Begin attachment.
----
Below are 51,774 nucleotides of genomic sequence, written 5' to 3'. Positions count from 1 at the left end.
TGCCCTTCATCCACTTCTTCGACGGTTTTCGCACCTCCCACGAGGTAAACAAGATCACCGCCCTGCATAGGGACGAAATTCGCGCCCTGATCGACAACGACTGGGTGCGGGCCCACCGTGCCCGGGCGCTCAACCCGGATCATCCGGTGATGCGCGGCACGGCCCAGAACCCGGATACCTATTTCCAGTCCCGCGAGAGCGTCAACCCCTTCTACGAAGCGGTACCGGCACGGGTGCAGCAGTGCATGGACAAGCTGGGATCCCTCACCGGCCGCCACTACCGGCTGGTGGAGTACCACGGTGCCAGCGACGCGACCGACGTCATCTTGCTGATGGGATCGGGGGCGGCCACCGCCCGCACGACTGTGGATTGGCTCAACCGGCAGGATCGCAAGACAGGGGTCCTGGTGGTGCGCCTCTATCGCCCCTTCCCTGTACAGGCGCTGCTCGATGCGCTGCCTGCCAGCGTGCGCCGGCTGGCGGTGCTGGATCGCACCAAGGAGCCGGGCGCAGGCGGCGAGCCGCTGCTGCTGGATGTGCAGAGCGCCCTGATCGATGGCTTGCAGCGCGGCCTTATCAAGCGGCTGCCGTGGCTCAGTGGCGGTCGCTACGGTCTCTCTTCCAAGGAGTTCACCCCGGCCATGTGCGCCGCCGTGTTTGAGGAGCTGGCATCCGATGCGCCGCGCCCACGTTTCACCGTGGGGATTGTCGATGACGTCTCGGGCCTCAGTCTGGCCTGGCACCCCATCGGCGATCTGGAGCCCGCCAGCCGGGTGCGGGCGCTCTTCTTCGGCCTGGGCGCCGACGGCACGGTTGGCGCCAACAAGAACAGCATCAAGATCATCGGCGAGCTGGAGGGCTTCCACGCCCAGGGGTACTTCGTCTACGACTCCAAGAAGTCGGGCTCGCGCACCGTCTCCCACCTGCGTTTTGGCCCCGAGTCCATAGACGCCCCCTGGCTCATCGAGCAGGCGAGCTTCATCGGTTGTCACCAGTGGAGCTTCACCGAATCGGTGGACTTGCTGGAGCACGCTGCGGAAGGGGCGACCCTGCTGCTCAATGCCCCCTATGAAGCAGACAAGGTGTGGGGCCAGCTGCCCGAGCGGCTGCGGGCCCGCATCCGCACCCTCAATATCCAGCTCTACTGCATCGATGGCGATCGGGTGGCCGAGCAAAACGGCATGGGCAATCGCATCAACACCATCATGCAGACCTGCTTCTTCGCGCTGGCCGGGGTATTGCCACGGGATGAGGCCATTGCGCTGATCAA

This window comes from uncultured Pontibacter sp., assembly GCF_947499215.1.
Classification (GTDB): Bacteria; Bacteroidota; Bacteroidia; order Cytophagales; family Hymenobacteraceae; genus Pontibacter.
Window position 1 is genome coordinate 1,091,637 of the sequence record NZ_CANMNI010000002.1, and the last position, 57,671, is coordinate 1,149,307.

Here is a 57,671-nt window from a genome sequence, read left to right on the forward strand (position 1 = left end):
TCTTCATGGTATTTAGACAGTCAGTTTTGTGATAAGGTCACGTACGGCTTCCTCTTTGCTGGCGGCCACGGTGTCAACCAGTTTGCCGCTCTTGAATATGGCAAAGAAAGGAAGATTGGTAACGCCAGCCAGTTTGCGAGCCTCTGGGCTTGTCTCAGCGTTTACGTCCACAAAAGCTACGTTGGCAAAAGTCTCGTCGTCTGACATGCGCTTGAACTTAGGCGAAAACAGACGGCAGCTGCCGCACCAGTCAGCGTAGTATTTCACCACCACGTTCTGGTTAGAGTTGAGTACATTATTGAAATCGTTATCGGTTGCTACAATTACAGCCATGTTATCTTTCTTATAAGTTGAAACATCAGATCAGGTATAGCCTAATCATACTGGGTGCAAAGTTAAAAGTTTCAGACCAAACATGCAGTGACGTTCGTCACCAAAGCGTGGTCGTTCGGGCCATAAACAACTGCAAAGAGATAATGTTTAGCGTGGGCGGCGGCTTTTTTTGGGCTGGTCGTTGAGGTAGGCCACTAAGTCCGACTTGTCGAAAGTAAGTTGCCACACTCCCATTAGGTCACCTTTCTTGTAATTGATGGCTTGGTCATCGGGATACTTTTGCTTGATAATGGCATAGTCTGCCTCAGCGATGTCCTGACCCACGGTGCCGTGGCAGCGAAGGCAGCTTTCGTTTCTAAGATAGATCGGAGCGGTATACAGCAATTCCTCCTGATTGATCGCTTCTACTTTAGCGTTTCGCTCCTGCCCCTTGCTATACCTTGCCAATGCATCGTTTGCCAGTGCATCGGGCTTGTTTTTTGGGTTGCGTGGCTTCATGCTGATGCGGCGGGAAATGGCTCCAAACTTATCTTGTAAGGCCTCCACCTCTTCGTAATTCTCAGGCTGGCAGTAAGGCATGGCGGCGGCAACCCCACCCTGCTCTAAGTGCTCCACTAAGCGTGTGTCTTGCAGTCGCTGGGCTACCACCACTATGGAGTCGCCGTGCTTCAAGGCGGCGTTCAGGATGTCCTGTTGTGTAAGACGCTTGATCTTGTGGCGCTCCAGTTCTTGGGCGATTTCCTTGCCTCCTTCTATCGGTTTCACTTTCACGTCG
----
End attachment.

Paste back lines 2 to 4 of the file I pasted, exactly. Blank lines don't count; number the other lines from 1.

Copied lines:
TGCCCTTCATCCACTTCTTCGACGGTTTTCGCACCTCCCACGAGGTAAACAAGATCACCGCCCTGCATAGGGACGAAATTCGCGCCCTGATCGACAACGACTGGGTGCGGGCCCACCGTGCCCGGGCGCTCAACCCGGATCATCCGGTGATGCGCGGCACGGCCCAGAACCCGGATACCTATTTCCAGTCCCGCGAGAGCGTCAACCCCTTCTACGAAGCGGTACCGGCACGGGTGCAGCAGTGCATGGACAAGCTGGGATCCCTCACCGGCCGCCACTACCGGCTGGTGGAGTACCACGGTGCCAGCGACGCGACCGACGTCATCTTGCTGATGGGATCGGGGGCGGCCACCGCCCGCACGACTGTGGATTGGCTCAACCGGCAGGATCGCAAGACAGGGGTCCTGGTGGTGCGCCTCTATCGCCCCTTCCCTGTACAGGCGCTGCTCGATGCGCTGCCTGCCAGCGTGCGCCGGCTGGCGGTGCTGGATCGCACCAAGGAGCCGGGCGCAGGCGGCGAGCCGCTGCTGCTGGATGTGCAGAGCGCCCTGATCGATGGCTTGCAGCGCGGCCTTATCAAGCGGCTGCCGTGGCTCAGTGGCGGTCGCTACGGTCTCTCTTCCAAGGAGTTCACCCCGGCCATGTGCGCCGCCGTGTTTGAGGAGCTGGCATCCGATGCGCCGCGCCCACGTTTCACCGTGGGGATTGTCGATGACGTCTCGGGCCTCAGTCTGGCCTGGCACCCCATCGGCGATCTGGAGCCCGCCAGCCGGGTGCGGGCGCTCTTCTTCGGCCTGGGCGCCGACGGCACGGTTGGCGCCAACAAGAACAGCATCAAGATCATCGGCGAGCTGGAGGGCTTCCACGCCCAGGGGTACTTCGTCTACGACTCCAAGAAGTCGGGCTCGCGCACCGTCTCCCACCTGCGTTTTGGCCCCGAGTCCATAGACGCCCCCTGGCTCATCGAGCAGGCGAGCTTCATCGGTTGTCACCAGTGGAGCTTCACCGAATCGGTGGACTTGCTGGAGCACGCTGCGGAAGGGGCGACCCTGCTGCTCAATGCCCCCTATGAAGCAGACAAGGTGTGGGGCCAGCTGCCCGAGCGGCTGCGGGCCCGCATCCGCACCCTCAATATCCAGCTCTACTGCATCGATGGCGATCGGGTGGCCGAGCAAAACGGCATGGGCAATCGCATCAACACCATCATGCAGACCTGCTTCTTCGCGCTGGCCGGGGTATTGCCACGGGATGAGGCCATTGCGCTGATCAA

This window comes from uncultured Pontibacter sp., assembly GCF_947499215.1.
Classification (GTDB): Bacteria; Bacteroidota; Bacteroidia; order Cytophagales; family Hymenobacteraceae; genus Pontibacter.